The Chinese authorities even prohibit keeping the Dalai Lama’s picture. It hurts them the most. Since May 2006 there has been a huge campaign going on against the Dalai Lama. It is considered a political crime to keep his picture. Monasteries have been asked to change their education system. The resentment was building up and there was no outlet.

Tibetans have welcomed development and prosperity that came with airports and railways provided by the Chinese. Obviously, with Chinese money came Chinese military, police and other things. When development comes, culture gets affected. You can’t welcome one and reject the side effect. How can you pick and choose?

That is true but money and trade is not the totality of life. Humanity needs money. Humanity needs facilities. But humanity needs satisfaction, peace of mind and self-respect. The development of Tibet is not dependent on China. If Tibetans would have been separate from China, Tibet would have developed by much more than what Chinese have done now. That is because we have so many resources. See the huge development of Bhutan and Nepal in last 49 years. If Tibet had remained free, by now it would have been another Singapore.

The authorities of People’s Republic of China are taking all the resources of Tibet away. Nothing is being given back. More than 100 gold mines are active and exploited by Chinese authorities. Copper, aluminium and uranium is taken out of Tibet. The PRC was able to pay back a huge loan taken from the USSR due to finds of high quality uranium deposits.

China is surviving on Tibet’s water, timber and what not! Nothing is coming back. Although, they have given huge statistics of cost of railways and all that, but this infrastructure is for themselves and not for Tibetans, who are absolutely marginalised.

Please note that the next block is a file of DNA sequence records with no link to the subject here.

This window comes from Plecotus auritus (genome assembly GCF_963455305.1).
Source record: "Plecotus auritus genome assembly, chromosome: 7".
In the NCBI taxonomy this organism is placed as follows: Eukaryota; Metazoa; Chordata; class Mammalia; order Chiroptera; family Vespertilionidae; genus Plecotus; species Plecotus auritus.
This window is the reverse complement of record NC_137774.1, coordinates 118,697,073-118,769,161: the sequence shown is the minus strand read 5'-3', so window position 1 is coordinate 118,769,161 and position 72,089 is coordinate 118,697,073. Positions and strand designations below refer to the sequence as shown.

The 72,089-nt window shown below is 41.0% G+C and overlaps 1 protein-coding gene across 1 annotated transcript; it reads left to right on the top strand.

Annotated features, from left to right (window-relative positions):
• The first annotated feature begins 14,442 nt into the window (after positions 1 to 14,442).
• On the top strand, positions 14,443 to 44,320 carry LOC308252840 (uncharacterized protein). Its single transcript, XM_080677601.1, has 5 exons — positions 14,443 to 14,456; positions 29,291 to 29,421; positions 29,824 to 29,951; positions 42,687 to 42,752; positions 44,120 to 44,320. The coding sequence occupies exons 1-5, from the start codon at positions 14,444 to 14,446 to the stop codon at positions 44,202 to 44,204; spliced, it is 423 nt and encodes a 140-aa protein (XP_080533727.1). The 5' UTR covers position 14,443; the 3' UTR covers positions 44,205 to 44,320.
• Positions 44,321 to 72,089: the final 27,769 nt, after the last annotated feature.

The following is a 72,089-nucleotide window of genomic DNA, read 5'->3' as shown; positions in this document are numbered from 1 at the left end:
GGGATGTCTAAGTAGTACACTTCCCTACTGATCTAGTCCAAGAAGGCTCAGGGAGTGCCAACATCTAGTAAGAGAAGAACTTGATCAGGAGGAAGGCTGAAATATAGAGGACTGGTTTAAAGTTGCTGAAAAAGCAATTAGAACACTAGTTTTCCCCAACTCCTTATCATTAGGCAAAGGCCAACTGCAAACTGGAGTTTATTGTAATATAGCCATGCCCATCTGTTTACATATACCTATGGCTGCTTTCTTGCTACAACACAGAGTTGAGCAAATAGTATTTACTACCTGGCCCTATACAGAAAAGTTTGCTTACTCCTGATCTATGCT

The beggars on the streets of Lhasa are all Tibetans not Han. It reflects the fact that Tibetans have not benefited by progress.

You have been living here since 49 years. You were given a refugee status with the condition that you will not indulge in any political activity. Why do we see so many political activities in Dharamshala?

You might be seeing it for the first time, but we are doing all kinds of politics.

Nobody has stopped us from doing politics. We are doing everything that Indians are doing. Only thing we are refraining from is that we should not use Indian soil for indulging in anti-China activities. We are not doing anything anti-China.

Asking for freedom for Tibet is considered by Chinese as the anti-China activity.

Asking for freedom is not an anti-China act. It’s a pro-China activity. We are trying to have more freedom for the Chinese people. We are trying to have more respect for human rights and we want them to have more respect for different cultures. How does it become anti-China activity? We are not seeking separation. We are not seeking independence. We are only seeking freedom. And, freedom is a birthright of every human being.

Is it true that elderly Tibetans living in Dharamshala are not in sync with younger generation? Younger Tibetans disagree with the Dalai Lama’s “middle path” approach as they want a free Tibet.

I don’t think so. The ‘middle path’ also seeks freedom. Independent Tibet and free Tibet are two different things. We live in a democratic society. Everybody can have different political ideas, but that does not mean that we have serious differences.

In India too, you have political parties with different views. It does not mean that India does not have unity. If you have met young Tibetans who think that Dalai Lama is soft, it is perfectly alright. It is okay for them to have their views in a democratic society.

But here a leader is being questioned by the followers.

That is real democracy. If leaders are not questioned then how can you serve under democracy? The basic fact is that the ‘middle path’ approach was not decided by a single person or only by His Holiness.

It was decided through process of referendum in 1997, wherein 64 per cent people favoured the ‘middle path’.